This film is really atmospheric, the sets are beautiful as well as the costumes although I can't say the same for Felicity's hair (what were they thinking? It looks like a wig that's askew).
The jilted lover is quite a pathetic figure who keeps getting on everybody's nerves after foolishly attending a wedding of a former lover - an invitation to which he should have obviously refused. He does provide the most satisfying drama at the end and is quite pleasant to look at. Despite all that he is a pathetic figure of a man who explodes (I have to admit - not without outrageous provocation) and offloads his unwanted feelings onto a room of onlookers after failing to do anything about getting the woman he wanted. She might have broken his heart - but what has he done about it? Spending some time with her, dancing a bit, chasing her in a boat and having sex with her after she initiated does not a proposal make. He admits that he never wanted to marry her - so what did he want? This unnecessary self-important romantic aggravation makes him an unsympathetic character.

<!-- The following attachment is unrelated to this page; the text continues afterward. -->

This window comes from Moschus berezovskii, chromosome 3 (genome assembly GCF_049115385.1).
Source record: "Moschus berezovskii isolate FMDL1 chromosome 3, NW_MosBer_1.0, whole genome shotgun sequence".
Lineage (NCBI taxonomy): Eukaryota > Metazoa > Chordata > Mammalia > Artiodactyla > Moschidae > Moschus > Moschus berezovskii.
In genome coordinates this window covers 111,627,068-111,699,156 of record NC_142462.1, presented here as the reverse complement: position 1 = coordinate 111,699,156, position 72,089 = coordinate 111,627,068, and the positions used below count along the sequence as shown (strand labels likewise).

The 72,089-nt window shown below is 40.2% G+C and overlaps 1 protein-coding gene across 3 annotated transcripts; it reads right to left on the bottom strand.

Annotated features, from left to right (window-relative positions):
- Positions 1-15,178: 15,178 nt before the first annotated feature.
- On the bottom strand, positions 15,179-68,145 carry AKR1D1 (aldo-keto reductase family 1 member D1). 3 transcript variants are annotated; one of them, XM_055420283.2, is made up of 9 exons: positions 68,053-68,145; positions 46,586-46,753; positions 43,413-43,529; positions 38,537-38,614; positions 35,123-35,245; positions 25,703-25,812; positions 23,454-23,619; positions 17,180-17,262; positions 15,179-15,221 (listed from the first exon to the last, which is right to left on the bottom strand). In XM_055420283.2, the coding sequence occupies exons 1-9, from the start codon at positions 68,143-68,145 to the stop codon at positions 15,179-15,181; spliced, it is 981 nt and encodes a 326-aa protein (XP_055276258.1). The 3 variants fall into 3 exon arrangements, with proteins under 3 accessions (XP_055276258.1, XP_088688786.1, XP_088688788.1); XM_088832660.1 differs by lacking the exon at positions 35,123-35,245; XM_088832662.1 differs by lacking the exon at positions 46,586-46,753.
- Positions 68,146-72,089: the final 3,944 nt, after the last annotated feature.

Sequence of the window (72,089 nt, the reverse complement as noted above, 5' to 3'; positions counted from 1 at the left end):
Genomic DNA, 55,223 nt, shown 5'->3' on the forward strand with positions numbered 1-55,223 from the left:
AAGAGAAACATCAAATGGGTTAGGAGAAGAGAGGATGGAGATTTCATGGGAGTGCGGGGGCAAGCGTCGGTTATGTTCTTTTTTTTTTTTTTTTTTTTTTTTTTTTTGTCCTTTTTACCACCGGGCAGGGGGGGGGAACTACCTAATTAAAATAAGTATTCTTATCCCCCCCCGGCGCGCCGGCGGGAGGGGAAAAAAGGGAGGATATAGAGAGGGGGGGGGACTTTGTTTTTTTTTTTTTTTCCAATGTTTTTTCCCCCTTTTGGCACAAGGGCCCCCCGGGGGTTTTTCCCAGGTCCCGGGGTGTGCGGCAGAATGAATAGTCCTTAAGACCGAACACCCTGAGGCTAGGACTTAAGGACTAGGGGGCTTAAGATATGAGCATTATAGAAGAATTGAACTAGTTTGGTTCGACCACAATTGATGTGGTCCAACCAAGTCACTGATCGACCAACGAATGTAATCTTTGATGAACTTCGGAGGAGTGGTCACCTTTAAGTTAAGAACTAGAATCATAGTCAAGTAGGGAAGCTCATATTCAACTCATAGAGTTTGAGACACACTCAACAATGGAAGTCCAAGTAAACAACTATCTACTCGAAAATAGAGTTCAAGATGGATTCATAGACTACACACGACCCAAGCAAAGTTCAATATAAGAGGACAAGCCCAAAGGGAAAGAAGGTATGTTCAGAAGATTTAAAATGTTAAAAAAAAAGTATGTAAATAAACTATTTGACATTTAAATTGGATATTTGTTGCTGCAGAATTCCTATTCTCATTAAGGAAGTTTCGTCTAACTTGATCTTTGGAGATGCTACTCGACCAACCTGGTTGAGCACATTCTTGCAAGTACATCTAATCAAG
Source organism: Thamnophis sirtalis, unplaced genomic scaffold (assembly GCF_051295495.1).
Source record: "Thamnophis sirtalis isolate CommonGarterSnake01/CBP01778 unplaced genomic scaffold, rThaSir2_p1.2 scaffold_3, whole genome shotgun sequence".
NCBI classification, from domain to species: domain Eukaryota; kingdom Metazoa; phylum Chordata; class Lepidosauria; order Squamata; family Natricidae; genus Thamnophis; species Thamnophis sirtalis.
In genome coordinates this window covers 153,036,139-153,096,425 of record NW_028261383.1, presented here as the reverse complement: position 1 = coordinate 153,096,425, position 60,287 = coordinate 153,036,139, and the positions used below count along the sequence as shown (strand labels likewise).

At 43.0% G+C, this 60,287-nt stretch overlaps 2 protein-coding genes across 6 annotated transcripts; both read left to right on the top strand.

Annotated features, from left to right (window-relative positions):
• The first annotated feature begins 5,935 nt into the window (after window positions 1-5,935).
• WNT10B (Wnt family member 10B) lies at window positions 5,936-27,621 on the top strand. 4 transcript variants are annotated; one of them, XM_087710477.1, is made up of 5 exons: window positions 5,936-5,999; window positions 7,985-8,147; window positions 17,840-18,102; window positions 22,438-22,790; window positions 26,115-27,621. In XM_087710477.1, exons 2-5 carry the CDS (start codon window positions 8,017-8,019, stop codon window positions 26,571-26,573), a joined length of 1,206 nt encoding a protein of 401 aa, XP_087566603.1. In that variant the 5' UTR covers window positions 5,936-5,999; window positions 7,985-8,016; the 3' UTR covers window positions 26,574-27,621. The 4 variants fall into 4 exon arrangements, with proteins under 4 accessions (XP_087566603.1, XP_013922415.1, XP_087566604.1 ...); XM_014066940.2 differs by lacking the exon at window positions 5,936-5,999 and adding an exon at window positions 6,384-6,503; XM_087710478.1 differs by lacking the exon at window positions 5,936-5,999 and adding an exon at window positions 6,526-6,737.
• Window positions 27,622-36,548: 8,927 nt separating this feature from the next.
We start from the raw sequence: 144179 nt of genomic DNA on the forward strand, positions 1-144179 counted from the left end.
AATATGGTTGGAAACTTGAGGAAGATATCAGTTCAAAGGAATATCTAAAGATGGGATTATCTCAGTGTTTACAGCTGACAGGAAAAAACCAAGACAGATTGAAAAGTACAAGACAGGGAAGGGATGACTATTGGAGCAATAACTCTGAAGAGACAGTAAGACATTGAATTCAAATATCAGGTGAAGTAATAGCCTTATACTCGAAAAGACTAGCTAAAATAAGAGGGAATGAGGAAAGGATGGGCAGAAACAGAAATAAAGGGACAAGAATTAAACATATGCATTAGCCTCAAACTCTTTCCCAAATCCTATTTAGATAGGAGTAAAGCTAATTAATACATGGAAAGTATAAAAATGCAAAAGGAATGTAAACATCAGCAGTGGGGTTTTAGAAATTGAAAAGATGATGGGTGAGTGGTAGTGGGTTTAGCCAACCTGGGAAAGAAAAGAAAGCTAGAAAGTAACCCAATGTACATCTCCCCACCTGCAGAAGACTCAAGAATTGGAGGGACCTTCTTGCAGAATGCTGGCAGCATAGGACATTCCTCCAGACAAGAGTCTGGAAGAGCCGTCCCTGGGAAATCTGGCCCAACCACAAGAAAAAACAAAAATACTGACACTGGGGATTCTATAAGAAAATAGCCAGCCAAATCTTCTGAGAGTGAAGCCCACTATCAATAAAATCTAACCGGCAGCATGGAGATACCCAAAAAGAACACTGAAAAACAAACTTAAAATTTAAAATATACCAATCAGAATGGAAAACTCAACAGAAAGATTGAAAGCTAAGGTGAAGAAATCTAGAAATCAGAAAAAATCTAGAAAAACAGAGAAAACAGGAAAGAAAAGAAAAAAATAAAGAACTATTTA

We are left with the aftermath of a storm in a teacup and a gleeful telephone conversation the newlywed's mother is having with one of her colourful relatives. And they were a sight indeed: an overly dramatic younger sister looking for high romance and finding it in the bushes, silly cousins with a lampshade, a vulgar aunt with a Hitler look- alike chauffeur, spoilt child of a bitter couple with a truly odd sense of marital happiness - all eccentric, sad and amusing in their own ways. My favourite character is the friend/cousin with beautiful hair, clothes, face and sensitivity that is completely at odds with everybody else. The one thing I can't understand is why the need to be so mean to that sad little aunt who gets put in the same room as the tall man - a priest uncle? She seems harmless and nowhere as annoying as the bride's mother or the vulgar aunt.
All in all, a comic, at times poignant and somewhat bleak portrayal of an upper class English family with wonderful cinematography.